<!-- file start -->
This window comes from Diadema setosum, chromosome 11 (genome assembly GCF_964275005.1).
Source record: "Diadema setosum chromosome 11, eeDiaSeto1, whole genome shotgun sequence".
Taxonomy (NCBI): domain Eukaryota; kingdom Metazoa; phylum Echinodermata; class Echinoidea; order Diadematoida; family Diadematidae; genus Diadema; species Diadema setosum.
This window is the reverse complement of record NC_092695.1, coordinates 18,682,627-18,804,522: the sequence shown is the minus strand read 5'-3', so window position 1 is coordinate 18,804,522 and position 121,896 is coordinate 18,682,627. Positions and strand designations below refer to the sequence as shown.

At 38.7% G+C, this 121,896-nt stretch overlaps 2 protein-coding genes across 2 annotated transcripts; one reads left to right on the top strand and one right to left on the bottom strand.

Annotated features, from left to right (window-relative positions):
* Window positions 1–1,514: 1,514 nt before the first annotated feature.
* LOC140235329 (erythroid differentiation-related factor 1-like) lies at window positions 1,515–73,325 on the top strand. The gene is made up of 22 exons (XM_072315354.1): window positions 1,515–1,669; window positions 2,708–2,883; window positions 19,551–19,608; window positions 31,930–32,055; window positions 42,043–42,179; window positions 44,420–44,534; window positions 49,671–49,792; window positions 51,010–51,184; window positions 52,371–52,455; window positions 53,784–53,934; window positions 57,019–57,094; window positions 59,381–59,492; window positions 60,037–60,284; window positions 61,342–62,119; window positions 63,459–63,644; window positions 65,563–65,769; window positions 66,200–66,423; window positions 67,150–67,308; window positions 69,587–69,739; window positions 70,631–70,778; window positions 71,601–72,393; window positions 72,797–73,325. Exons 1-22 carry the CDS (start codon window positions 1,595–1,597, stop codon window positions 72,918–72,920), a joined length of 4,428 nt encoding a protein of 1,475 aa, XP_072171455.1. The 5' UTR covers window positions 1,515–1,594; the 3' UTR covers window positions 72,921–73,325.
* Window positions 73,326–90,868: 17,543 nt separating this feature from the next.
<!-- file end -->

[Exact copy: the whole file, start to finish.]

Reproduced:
This window comes from Diadema setosum, chromosome 11 (genome assembly GCF_964275005.1).
Source record: "Diadema setosum chromosome 11, eeDiaSeto1, whole genome shotgun sequence".
Taxonomy (NCBI): domain Eukaryota; kingdom Metazoa; phylum Echinodermata; class Echinoidea; order Diadematoida; family Diadematidae; genus Diadema; species Diadema setosum.
This window is the reverse complement of record NC_092695.1, coordinates 18,682,627-18,804,522: the sequence shown is the minus strand read 5'-3', so window position 1 is coordinate 18,804,522 and position 121,896 is coordinate 18,682,627. Positions and strand designations below refer to the sequence as shown.

At 38.7% G+C, this 121,896-nt stretch overlaps 2 protein-coding genes across 2 annotated transcripts; one reads left to right on the top strand and one right to left on the bottom strand.

Annotated features, from left to right (window-relative positions):
* Window positions 1–1,514: 1,514 nt before the first annotated feature.
* LOC140235329 (erythroid differentiation-related factor 1-like) lies at window positions 1,515–73,325 on the top strand. The gene is made up of 22 exons (XM_072315354.1): window positions 1,515–1,669; window positions 2,708–2,883; window positions 19,551–19,608; window positions 31,930–32,055; window positions 42,043–42,179; window positions 44,420–44,534; window positions 49,671–49,792; window positions 51,010–51,184; window positions 52,371–52,455; window positions 53,784–53,934; window positions 57,019–57,094; window positions 59,381–59,492; window positions 60,037–60,284; window positions 61,342–62,119; window positions 63,459–63,644; window positions 65,563–65,769; window positions 66,200–66,423; window positions 67,150–67,308; window positions 69,587–69,739; window positions 70,631–70,778; window positions 71,601–72,393; window positions 72,797–73,325. Exons 1-22 carry the CDS (start codon window positions 1,595–1,597, stop codon window positions 72,918–72,920), a joined length of 4,428 nt encoding a protein of 1,475 aa, XP_072171455.1. The 5' UTR covers window positions 1,515–1,594; the 3' UTR covers window positions 72,921–73,325.
* Window positions 73,326–90,868: 17,543 nt separating this feature from the next.